Wednesday, October 30, 2013


Oh, I do get tired of talking about the damned things, but for a variety of reasons--some good, some not so good--they have become pretty important in our daily lives wherever you may live.  So here we are beginning to look back over the past five years to see what has changed and what has remained the same; what we have learned and not learned ...and what we have forgotten.

Let's start with a fact that has not received as much attention as I think it should:  we have fewer banks than we had 5 years ago and the ones we have are bigger.  Simply stated, the means we are carrying as much risk in a more concentrated form.  Which raises the question are banks too big? Answer, yes--not from the standpoint of Too Big To Fail--but to big to manage, at least with the managerial tools available to the type of mangers we have trained.

CEO's have extraordinary power and control over a corporation but how many CEOs are adept and knowledgeable in all of the businesses in which banks are involved?  My answer would be none.  Therefore, the business today requires more and more reliance on the choice of business line managers and coordination and cooperation between those individuals and the CEO or COO than ever before.  Is there uniformity in practice between different entities?  Again, my answer is no.  We praise the "hands on" chief executive but forget he has but two hands and in modern day finance the calls upon the time of that individual guarantees that his knowledge of all the oprating facets of his organization will be limited at best--and those demand needen't be business related.  How much of Jamie Dimond's time over the past year has been spent on regulatory and supervisory issues?  Considerable.  Because of that has his organization been managed as well as it could have been?  I sincerely doubt it.  And yet, even if none of this had occured could Dimon--as good a manager as there is according to people who know him--have been aware of all the risks facing his company to the degree he should have been?  Again, my answer is no.  There are just too many.  Which brings us to the issue of delegation.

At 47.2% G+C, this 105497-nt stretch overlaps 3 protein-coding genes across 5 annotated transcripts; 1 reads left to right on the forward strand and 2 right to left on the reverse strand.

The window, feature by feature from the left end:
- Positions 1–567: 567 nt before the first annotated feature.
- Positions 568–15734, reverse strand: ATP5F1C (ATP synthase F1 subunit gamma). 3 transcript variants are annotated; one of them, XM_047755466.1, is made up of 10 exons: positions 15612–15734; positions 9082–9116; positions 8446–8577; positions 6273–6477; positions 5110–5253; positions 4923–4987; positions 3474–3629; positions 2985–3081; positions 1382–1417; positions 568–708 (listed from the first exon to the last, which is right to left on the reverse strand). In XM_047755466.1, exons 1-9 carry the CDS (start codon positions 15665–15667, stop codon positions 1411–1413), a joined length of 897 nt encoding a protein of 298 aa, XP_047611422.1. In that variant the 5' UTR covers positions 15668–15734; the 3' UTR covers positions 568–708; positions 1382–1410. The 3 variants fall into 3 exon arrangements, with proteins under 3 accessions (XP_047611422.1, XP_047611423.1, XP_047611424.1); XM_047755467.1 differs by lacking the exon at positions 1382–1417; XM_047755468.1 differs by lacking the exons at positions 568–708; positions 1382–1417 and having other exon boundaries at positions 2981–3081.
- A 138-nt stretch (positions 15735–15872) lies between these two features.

It is a necessity, but how does one know to whom to delegate?  Well, the stock answer is to choose the best person avaailable based upon past performance but how many instances have we witnessed where, say, a bond trader who has made millions for a firm is promoted to manage the entire trading operation only to fail miserably?  There are horses for courses.  And let us not forget that it is an axiom that of the people who rise highest in a corporation one will find the biggest egos and egos are made for stroking.  I have actually heard taught in business schools that the most important direction for managing is upwards.  Thank you educators.  If position and title are the sole measures of success you are correct but woe to the CEO and his shareholders whose ego is the most important part of the management process.  And if there are a myriad of business lines that must be managed, think of the risk one runs in choosing one's subordinates.

Not enough time has been spent in this modern time of what the business of banking is all about.  My deceased friend Stanley of who I have spoken was fond of saying, "Banking is what bankers do."  Now if you had asked Stanley who was the World's Smartest Man, there would be no hesitation in his reply but in this case the ramifications of his opinion caused problems.  Bankers began to believe it and just because one institution got into something the herd instinct pushed all others into the same thing.  Bad result.  Today, I think one of the greatest challenges facing bankers is the choice of businesses not to be in and the elimination of many--some of which may be quite profitable--simply because the level of management time may be too great.  The numbers are too big, the scope and breath of involvment around the world is enormous and, most importantly, the velocity of the business because of the explosion of technology magnifies risk and makes recovery a very difficult thing, compounding mistakes and creating opportunities for competitors to profit at a second's notice.  It was better in so many ways when bankers took in deposits and made loans, but those days are long gone.  Today we must learn to manage risk in an entirely different manner and limit those risks by certainly including a brutal review of what businesses banks should be in and those from which they should retire from the field.  It will not be the same for all institutions, but it must be done.  My fear is that the next step in the made dash to over-regulate that effort will be undertaken outside of industry itself by those whose goals are far more than a better banking system.  That is a sure loser.

Part II tomorrow.

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